Truck Drivers Not Revved Up About New Safety Rules
The federal government thinks long-haul truckers like Bryan Spoon need more rest.
But with the Department of Transportation's new rules forcing drivers to take longer breaks and cut back on hours behind the wheel, Spoon thinks the government has created a solution looking for a problem.
"I wish the government would just quit trying to fix something that's not broken," he said on a recent rest stop in Columbia, Mo., after hauling a load of construction materials on the 48-foot Great Dane flatbed behind his 2009 Volvo 780.
"If I get any more breaks out here I won't be able to make a living," he said.
Starting Monday, drivers like Spooner will have to stick to a schedule that requires taking a 30-minute break in the first eight hours of driving, cut the maximum workweek to 70 hours from 82, and "restart" those 70 hours with a 34-hour break once a week.
The rules are part of a program by the Obama administration to make U.S. highways safer by reducing the number of truck accidents and fatalities. The program also includes a safety rating system that shippers can review when they chose a new carrier, with the goal of prodding the trucking industry to further improve the safety of its drivers and equipment.
"The updated hours of service rule makes three common sense, data-driven changes to increase safety on our roadways and reduce driver fatigue, a leading factor in large truck crashes," said Anne Ferro administrator of the Federal Motor Carrier Safety Administration, which issued the rules, in a statement.
Ferro was not available for an interview.
But the trucking industry—which has sued to have the rules reversed—is warning that they will mean more highway traffic and high shipping costs for consumers.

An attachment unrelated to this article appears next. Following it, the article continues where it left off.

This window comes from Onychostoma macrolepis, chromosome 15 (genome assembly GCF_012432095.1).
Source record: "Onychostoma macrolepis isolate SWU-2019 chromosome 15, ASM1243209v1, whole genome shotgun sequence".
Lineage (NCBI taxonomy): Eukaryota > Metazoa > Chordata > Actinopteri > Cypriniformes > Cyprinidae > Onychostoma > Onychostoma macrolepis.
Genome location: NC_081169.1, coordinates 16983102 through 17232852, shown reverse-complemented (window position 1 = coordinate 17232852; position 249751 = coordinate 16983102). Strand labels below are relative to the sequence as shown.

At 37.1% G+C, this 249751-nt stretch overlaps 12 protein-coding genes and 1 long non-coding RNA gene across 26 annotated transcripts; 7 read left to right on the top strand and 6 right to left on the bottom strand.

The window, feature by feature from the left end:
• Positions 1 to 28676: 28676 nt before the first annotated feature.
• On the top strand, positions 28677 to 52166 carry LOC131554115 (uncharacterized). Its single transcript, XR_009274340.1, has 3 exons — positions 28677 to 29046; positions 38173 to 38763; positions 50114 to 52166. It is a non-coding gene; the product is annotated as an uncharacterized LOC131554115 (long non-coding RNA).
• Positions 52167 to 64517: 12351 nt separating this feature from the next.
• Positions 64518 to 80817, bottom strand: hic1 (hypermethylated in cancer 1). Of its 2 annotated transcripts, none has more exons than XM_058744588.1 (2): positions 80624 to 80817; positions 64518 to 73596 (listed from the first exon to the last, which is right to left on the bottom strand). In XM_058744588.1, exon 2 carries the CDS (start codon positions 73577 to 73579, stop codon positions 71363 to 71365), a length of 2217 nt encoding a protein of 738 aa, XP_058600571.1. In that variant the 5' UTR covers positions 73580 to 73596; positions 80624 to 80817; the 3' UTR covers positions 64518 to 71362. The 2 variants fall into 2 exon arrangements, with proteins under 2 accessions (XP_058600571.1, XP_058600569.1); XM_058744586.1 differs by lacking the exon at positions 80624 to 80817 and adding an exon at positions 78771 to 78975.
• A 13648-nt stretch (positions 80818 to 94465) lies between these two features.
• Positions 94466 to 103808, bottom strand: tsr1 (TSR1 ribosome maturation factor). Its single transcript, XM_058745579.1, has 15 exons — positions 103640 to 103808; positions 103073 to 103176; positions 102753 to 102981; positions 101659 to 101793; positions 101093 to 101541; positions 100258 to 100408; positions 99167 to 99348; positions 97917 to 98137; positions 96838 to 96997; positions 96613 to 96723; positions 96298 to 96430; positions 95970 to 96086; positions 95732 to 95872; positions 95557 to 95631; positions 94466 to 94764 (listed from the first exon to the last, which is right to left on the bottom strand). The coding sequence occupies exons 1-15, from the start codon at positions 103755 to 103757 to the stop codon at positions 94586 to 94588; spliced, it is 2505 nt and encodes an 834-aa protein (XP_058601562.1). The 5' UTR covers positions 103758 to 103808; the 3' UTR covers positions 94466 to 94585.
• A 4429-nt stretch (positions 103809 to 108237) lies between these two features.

The industry also argues that it's already doing a good job of reducing accidents, and that the government's own data supports that position. The number of people killed each year in large truck crashes has fallen by almost 30 percent, from 5,282 in 2000, to nearly 4,000 in 2011, according to the FMCSA.
"This isn't the trucking world of old," said Spoon, 40, a third-generation trucker who has been driving full-time since 2000. "When the lay person who doesn't work within the industry thinks of trucking they think of 'Smokey and the Bandit.' That's just not the way it works .We run safe, we run compliant."
FMCSA counters that 4,000 truck crashes a year is this number is still too many. The new rules, it maintains, will prevent some 1,400 crashes and 560 injuries, and saving 19 lives each year, according to its analysis.
"There has been progress on reducing the number of fatal truck crashes," said Marissa Padilla, an FMCSA spokeswoman. "But we know that fatigue is still a serious challenge. The bottom line is that our analysis shows that these new rules will save lives, prevent crashes and prevent injuries."
The latest example surfaced last week after a federal probe into the March 28 crash that killed an Illinois State Police trooper found the driver of the semi-truck that slammed into his cruiser had been working more than 14 hours and fell asleep at the wheel.
The Chicago Sun-Times reported Thursday that FMCSA records show the driver and United Van Lines have been fined for violating rules requiring drivers to get adequate rest.
The newspaper says the 26-year-old driver worked for Barrett Moving and Storage, an agent of United Van Lines. He has not been charged in connection with the March 28 crash in Chicago's northern suburbs. Trooper James Sauter of Vernon Hills died in that crash.
The DOT says the new rules will also produce a broader economic benefit. The department's analysis found that in 2009 alone, large truck and bus accidents cost some $20 billion in medical and insurance costs, infrastructure damage, lost wages and productivity. The analysis also estimated $470 million in benefits from reduced driver mortality.
The trucking industry disputes those figures.
"We are extremely skeptical based on their analysis," said Dave Osiecki, head of policy and regulatory affairs at the American Trucking Associations. "We've dug into their documents over and over again and there's good reason to be skeptical."